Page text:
While many security pros and casual observers continue to read about the massive breach at Carphone Warehouse (as discussed on BBC radio by our very own Brian Honan — 7 mins in), which may have affected up to 2.4m of their customers, there is another potentially huge story bubbling away in the background.

The Employment Agents Movement (TEAM), the UK’s largest network of independent recruiters – no, I’ve never heard of them either – was apparently targeted over the weekend by a Saudi hacker.

Going by the name of JM511, the hacker appears to have broken with convention, completely tossing out the rulebook which says all major attacks must be sophisticated in order to be effective these days.

Instead, he (or she, we don’t which) relied upon an old-school SQL injection to gain access to the network’s database at jobsatteam.com.

Then, quelle surprise, he dumped all the information on Pastebin, revealing the usual data – names, email addresses, usernames, telephone numbers, that sort of thing.

Also, perhaps just as unsurprisingly, the hacker also published a whole load of passwords. Fortunately, many are encrypted, but the ones that are not make for some interesting reading.

I’ve not had time to go through all 2,500+ records but a quick gander reveals that several recruiters need some help when it comes to creating a strong password. Not heeding common advice which suggests mixing letters, numbers and characters, and definitely avoiding words, several opted to secure their accounts with the password “team”. I can only hope they haven’t reused such a weak password anywhere else online because, if they have, that would be very, very bad.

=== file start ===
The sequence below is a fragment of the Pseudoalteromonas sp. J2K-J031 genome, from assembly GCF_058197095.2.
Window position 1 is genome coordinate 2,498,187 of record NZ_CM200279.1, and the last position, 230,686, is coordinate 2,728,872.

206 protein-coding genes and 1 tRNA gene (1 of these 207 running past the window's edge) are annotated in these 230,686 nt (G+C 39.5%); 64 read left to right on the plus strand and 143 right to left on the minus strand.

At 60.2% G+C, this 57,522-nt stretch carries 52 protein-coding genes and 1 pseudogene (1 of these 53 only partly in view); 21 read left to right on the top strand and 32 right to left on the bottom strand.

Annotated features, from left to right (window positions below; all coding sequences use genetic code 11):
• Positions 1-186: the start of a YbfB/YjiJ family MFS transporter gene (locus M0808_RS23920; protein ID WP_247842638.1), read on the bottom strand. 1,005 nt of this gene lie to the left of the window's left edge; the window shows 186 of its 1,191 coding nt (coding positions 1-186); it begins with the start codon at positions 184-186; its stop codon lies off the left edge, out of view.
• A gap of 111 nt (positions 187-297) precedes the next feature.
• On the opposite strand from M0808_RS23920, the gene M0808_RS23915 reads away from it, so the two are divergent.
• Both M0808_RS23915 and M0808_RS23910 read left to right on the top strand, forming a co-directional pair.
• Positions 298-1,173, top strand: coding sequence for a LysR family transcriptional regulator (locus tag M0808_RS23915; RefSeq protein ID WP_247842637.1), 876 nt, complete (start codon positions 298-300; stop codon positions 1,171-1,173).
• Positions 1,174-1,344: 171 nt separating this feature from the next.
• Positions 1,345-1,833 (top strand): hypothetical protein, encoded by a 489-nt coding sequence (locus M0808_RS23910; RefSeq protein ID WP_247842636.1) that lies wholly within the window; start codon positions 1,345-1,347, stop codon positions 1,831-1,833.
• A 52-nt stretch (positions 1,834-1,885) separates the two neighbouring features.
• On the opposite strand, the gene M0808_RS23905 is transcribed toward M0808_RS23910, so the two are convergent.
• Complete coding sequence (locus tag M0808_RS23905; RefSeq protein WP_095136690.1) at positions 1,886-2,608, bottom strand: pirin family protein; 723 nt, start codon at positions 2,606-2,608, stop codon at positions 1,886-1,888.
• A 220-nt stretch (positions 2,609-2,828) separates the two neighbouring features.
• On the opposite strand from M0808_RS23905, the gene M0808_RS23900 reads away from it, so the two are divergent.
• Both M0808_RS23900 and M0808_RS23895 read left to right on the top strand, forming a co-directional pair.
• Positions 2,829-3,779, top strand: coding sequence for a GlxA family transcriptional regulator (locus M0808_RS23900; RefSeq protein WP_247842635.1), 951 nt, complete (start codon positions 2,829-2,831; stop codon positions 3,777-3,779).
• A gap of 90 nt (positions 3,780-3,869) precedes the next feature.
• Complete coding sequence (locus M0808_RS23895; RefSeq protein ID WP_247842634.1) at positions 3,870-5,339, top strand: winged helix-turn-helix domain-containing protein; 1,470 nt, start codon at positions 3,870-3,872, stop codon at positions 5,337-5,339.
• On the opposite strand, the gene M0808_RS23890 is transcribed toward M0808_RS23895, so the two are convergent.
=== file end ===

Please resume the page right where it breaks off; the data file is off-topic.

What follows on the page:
Other password blunders include recruiters securing their accounts with a password that matches their surname – and, yes, some of those surnames are only 4 letters long and are also common dictionary words.


Then there is a group of at least four recruiters from the same agency who have all used the same dictionary word to secure their respective accounts.


And a similar number from another agency who used two dictionary words together and stuck the number one on the end.


Normally at this point I would write something about how we could encourage such people to buy into their own security, by demonstrating how eradicating risky behaviour could help them, as well as the business they work for.

But it seems a bit too late for that so, instead, I’ll ask whether you have considered how your staff are approaching security. Do they lock their accounts down or make it easy for attackers to guess or otherwise compromise their login credentials?

If they need help or education, how will you provide it? Do you need security awareness training?

Once you’ve thought about that, you may wish to consider the fact that the TEAM website is still down today – “Under Maintenance,” so it says.

You may also want to consider the fact that JM511 has used his Twitter account to boast of other attacks against Knapp.com, Assa.au and others, all using SQL injection.

You have protected your corporate databases from SQL injection attacks, right?

While you ponder that, I’ll be busy looking to see how many recently attacked sites have apologised so far – because we all like to know how companies take our security seriously, and sleep well at night when the breached tell us how they are beefing their defences up long after the horse has bolted.

Hackers Penetrate Ashley Madison, Slip Out With Customer Data